Put space between things. Related to the “Do less” rule, but it’s a way of managing your schedule so that you always have time to complete each task. Don’t schedule things close together — instead, leave room between things on your schedule. That gives you a more relaxed schedule, and leaves space in case one task takes longer than you planned.
Develop rituals. Zen monks have rituals for many things they do, from eating to cleaning to meditation. Ritual gives something a sense of importance — if it’s important enough to have a ritual, it’s important enough to be given your entire attention, and to be done slowly and correctly. You don’t have to learn the Zen monk rituals — you can create your own, for the preparation of food, for eating, for cleaning, for what you do before you start your work, for what you do when you wake up and before you go to bed, for what you do just before exercise. Anything you want, really.
Designate time for certain things. There are certain times in the day of a Zen monk designated for certain activities. A time for for bathing, a time for work, a time for cleaning, a time for eating. This ensures that those things get done regularly. You can designate time for your own activities, whether that be work or cleaning or exercise or quiet contemplation. If it’s important enough to do regularly, consider designating a time for it.
Devote time to sitting. In the life of a Zen monk, sitting meditation (zazen) is one of the most important parts of his day. Each day, there is time designated just for sitting. This meditation is really practice for learning to be present. You can devote time for sitting meditation, or do what I do: I use running as a way to practice being in the moment. You could use any activity in the same way, as long as you do it regularly and practice being present.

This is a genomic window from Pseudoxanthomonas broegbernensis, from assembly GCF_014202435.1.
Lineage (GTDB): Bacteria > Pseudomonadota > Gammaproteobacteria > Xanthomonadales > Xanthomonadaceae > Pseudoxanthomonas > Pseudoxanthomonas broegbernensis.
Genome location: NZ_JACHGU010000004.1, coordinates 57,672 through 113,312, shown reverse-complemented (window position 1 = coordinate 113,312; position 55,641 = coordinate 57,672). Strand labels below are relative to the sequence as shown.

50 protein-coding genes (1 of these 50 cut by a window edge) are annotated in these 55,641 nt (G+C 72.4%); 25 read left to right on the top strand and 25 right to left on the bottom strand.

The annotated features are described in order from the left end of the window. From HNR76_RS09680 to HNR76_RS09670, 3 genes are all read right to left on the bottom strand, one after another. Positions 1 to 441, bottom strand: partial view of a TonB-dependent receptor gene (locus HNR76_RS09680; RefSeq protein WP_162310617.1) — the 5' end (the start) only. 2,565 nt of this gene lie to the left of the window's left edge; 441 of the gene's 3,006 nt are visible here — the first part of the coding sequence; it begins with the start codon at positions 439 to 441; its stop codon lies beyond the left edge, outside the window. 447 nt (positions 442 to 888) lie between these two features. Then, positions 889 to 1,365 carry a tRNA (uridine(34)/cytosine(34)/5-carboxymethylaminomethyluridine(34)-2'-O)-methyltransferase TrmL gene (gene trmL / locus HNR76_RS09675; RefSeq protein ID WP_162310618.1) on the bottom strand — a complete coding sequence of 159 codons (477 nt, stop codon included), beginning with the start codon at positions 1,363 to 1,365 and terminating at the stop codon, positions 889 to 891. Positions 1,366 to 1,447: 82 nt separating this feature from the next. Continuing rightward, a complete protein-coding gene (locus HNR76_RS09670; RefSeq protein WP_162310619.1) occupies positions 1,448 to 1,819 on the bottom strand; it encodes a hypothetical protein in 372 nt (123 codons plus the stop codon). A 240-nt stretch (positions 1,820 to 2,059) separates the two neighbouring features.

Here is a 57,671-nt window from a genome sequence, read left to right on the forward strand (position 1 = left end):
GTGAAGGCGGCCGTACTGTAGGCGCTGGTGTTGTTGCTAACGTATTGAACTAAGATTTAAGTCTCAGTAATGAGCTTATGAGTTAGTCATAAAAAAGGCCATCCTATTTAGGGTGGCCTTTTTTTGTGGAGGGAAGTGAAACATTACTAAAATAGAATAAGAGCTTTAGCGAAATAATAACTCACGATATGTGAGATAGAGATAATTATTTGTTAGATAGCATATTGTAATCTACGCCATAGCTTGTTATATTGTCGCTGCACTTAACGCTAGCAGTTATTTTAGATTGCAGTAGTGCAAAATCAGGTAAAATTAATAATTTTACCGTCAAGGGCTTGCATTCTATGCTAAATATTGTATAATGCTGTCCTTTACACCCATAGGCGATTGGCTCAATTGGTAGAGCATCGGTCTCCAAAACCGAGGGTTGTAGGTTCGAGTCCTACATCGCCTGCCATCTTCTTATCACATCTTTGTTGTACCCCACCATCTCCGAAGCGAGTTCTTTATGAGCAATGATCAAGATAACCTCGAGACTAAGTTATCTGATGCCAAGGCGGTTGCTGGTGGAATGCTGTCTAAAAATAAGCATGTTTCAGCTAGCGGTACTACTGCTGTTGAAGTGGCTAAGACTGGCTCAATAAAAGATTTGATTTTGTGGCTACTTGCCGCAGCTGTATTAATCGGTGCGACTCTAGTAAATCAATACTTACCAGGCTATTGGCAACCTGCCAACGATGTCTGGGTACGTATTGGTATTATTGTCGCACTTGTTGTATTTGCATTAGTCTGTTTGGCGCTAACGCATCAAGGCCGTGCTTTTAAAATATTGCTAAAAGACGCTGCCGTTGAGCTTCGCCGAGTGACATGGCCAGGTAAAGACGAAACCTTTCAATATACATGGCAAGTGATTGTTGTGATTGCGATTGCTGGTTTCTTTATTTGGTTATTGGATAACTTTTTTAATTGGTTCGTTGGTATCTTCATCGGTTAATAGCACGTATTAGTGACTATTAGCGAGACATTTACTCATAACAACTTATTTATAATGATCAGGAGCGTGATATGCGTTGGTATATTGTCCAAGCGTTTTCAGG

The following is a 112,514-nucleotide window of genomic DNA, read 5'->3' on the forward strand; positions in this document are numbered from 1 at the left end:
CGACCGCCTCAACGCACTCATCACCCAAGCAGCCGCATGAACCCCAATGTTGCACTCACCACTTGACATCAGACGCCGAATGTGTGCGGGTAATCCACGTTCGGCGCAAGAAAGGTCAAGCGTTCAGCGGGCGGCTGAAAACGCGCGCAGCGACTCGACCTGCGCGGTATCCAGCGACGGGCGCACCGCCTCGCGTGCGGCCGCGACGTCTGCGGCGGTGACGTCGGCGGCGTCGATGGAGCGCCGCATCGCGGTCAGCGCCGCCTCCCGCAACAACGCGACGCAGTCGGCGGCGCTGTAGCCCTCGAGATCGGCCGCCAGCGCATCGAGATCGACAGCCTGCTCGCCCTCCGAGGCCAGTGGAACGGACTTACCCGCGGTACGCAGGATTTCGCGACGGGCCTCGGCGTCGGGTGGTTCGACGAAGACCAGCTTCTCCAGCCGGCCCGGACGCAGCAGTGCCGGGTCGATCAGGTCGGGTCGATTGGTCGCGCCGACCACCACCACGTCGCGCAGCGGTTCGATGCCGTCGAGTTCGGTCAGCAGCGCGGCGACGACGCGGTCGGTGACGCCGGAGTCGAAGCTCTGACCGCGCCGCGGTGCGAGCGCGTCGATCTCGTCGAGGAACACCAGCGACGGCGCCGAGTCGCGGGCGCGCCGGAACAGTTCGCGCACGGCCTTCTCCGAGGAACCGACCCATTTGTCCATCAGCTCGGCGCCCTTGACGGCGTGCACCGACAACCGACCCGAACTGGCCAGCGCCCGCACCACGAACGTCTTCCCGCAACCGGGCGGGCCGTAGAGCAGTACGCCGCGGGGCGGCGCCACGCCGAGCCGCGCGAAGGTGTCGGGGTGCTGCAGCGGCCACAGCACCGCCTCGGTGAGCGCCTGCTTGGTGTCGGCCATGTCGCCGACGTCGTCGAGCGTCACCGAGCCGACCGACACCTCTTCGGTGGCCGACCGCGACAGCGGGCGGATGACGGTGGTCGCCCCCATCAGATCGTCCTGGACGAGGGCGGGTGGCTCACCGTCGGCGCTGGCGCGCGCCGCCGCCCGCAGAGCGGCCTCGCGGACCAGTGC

Smile and serve others. Zen monks spend part of their day in service to others, whether that be other monks in the monastery or people on the outside world. It teaches them humility, and ensures that their lives are not just selfish, but devoted to others. If you’re a parent, it’s likely you already spend at least some time in service to others in your household, and non-parents may already do this too. Similarly, smiling and being kind to others can be a great way to improve the lives of those around you. Also consider volunteering for charity work.
Make cleaning and cooking become meditation. Aside from the zazen mentioned above, cooking and cleaning are to of the most exalted parts of a Zen monk’s day. They are both great ways to practice mindfulness, and can be great rituals performed each day. If cooking and cleaning seem like boring chores to you, try doing them as a form of meditation. Put your entire mind into those tasks, concentrate, and do them slowly and completely. It could change your entire day (as well as leave you with a cleaner house).
Think about what is necessary. There is little in a Zen monk’s life that isn’t necessary. He doesn’t have a closet full of shoes, or the latest in trendy clothes. He doesn’t have a refrigerator and cabinets full of junk food. He doesn’t have the latest gadgets, cars, televisions, or iPod. He has basic clothing, basic shelter, basic utensils, basic tools, and the most basic food (they eat simple, vegetarian meals consisting usually of rice, miso soup, vegetables, and pickled vegetables). Now, I’m not saying you should live exactly like a Zen monk — I certainly don’t. But it does serve as a reminder that there is much in our lives that aren’t necessary, and it can be useful to give some thought about what we really need, and whether it is important to have all the stuff we have that’s not necessary.
Live simply. The corollary of Rule 11 is that if something isn’t necessary, you can probably live without it. And so to live simply is to rid your life of as many of the unnecessary and unessential things as you can, to make room for the essential. Now, what is essential will be different to each person. For me, my family, my writing, my running and my reading are essential. To others, yoga and spending time with close friends might be essential. For others it will be nursing and volunteering and going to church and collecting comic books. There is no law saying what should be essential for you — but you should consider what is most important to your life, and make room for that by eliminating the other less essential things in your life.
I think I must be feeling better now, because soul destroying negativity is harder for me to shrug off now than it was before